Perhaps the most noticeable layout abnormality between this Somerville store and the later-remodeled stores we've toured thus far is that the pharmacy was still located in the back of the building! McComb didn't have a dog in this fight, since it didn't have a pharmacy at all (nor did the original Coldwater location, for that matter); but Somerville does, and surely it was one of the very last Fred's stores not to have relocated its pharmacy to a much more prominent spot in one of the front corners of the building. Consequently, it's pretty well hidden back here, and in fact there's not even any overhead department signage for it at all, although it may just be that such signage was already removed given that the pharmacy had already ceased operating in December 2018, long before I got here (note the prescription transfer notices affixed to the windows).
Not only is the location of the pharmacy classic and original, so too is the décor: check it out! Wood paneling!! So delightfully retro. I thought this was a really cool sight. Additional, darker-colored (and probably fake) wood-look stuff adorns the top of the pharmacy windows as well, and affixed to those are multiple décor-specific blurbs about the pharmacy. I highly encourage you to enlarge the previous image which shows all five of them so that you can read them all; they're pretty fun to glance over.
Since you'd expect such items to be close nearby the pharmacy, there was a small amount of health-related merchandise placed on some low shelving directly in front of the pharmacy windows; however, most of that merchandise was placed elsewhere in the store, as immediately next to the pharmacy in the back right corner of the store was what appears to be the paper goods department. Looks like there was an upstairs manager's or loss prevention agent's office over that area, too -- note the one-way mirror.
Meandering back down into the center-store aisles. I find the photo above particularly intriguing. On the endcap sign, notice in the bottom right corner the display dates: 8/29 - 11/30/2015. That's been up for a bit longer than intended! And even older than that is the bottommost placard on the Aisle 5 marker to the right... "VCR & DVD." Love it!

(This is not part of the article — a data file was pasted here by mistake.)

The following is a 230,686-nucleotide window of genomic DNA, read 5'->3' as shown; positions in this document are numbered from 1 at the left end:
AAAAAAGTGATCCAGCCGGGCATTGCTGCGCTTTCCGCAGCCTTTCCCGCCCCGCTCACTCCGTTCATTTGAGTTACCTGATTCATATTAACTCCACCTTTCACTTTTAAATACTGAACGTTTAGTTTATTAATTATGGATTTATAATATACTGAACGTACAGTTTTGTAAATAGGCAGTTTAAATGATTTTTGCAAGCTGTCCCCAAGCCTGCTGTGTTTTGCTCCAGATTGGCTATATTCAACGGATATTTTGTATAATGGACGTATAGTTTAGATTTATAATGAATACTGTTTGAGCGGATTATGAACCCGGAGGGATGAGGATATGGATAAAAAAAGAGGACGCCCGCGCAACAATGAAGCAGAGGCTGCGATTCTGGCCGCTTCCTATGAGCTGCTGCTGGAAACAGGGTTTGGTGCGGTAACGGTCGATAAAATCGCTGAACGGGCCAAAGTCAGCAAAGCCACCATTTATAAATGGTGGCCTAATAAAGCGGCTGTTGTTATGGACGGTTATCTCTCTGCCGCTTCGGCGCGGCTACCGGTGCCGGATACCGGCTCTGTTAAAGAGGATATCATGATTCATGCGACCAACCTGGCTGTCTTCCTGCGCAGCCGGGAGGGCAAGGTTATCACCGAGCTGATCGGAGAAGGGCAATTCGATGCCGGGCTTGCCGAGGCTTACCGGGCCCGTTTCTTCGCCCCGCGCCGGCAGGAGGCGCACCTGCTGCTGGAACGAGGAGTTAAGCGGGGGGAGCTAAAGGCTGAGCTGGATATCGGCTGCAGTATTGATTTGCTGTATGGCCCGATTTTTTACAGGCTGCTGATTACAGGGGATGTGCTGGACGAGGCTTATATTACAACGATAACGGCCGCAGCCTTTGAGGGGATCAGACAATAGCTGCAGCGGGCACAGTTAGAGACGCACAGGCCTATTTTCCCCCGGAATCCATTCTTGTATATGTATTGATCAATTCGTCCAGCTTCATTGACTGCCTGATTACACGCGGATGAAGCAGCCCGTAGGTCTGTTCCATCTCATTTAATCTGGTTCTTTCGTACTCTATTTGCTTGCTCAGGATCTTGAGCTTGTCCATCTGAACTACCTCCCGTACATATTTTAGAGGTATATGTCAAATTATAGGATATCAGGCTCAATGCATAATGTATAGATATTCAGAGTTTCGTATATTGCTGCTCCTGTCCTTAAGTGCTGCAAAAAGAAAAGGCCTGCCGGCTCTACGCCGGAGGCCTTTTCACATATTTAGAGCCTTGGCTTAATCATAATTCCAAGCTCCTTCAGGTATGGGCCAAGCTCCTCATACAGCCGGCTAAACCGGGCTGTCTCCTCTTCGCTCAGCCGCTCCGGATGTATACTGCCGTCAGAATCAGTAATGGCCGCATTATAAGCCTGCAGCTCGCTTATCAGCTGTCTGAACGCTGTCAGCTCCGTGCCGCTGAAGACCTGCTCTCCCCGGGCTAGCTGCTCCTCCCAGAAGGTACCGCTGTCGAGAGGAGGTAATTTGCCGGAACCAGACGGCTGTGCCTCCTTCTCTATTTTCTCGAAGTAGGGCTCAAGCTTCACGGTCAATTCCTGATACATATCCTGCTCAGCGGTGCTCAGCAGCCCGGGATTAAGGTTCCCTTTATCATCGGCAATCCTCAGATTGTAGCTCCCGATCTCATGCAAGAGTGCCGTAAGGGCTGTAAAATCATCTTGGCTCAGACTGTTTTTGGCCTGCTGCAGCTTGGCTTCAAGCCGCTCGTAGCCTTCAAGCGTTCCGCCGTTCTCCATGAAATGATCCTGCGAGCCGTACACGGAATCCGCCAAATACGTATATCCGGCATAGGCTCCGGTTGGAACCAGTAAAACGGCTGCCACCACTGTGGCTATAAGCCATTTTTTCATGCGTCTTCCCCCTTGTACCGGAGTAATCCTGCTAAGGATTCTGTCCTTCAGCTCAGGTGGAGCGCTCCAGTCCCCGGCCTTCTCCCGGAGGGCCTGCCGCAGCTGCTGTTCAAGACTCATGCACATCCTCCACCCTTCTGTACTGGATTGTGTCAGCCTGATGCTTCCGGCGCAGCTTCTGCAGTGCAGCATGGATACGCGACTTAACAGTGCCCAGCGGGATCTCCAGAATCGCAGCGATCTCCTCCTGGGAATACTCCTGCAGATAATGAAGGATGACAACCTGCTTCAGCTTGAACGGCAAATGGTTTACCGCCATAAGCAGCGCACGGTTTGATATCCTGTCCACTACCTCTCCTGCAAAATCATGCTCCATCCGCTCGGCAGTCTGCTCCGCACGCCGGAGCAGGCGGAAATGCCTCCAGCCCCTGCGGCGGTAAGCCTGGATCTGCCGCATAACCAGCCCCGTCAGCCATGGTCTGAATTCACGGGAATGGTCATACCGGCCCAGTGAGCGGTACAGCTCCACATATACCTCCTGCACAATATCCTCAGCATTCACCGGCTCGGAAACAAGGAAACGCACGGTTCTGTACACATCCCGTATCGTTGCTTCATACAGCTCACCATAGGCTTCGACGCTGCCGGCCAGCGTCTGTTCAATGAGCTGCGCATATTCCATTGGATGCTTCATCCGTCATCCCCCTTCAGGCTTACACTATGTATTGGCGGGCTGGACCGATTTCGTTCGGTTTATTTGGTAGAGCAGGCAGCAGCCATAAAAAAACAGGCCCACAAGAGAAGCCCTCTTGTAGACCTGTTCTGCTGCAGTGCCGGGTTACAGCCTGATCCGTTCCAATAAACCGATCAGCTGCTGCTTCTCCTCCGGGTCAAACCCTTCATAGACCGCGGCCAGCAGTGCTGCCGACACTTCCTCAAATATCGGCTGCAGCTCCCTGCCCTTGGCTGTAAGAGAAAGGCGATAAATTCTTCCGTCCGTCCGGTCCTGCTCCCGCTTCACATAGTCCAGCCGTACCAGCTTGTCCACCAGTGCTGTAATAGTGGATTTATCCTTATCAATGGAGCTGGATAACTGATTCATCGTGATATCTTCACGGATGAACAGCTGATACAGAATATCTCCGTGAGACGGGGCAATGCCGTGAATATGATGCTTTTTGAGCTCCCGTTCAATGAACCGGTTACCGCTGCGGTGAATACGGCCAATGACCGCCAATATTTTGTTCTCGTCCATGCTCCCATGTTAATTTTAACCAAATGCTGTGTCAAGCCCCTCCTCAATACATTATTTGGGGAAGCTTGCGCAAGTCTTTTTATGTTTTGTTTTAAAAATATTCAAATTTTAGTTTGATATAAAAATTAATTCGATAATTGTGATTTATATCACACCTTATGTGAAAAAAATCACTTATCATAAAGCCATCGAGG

Looking over to the right side wall of the store, followed by a glance back towards the rear, where we see the shuttered pharmacy counter straight ahead.
Time for a couple of random aisle finds. Up top, sitting at the very back of a bottom shelf, is an old "Low Price Leader" hanging shelf tag that got tucked away back there at some point, never to be removed. Below that, a comparison pic showing old and new product packaging for Fred's-brand ammonia. I know we've seen a lot of Fred's merchandise still bearing the older, mid-2000s logo at many of the stores we've toured, but for this item in particular, I don't know that I'd trust the one that may have been here for over a decade!
Continuing over to the right-side wall, we stop briefly now in the cleaning products department. Anyone who stocked up on this stuff at Fred's closing sales in 2019 surely was glad they did so in 2020...
The rightmost aisle of the store was home to the (unsigned) paper goods and continuation of cleaning supplies in the back... candy and snacks in the front, as the selection morphed into pantry goods... and a random Party Bot Speaker along the way. Which did indeed play music and have light-up glasses, in case you were wondering. Obviously, I had to test it out. For research purposes.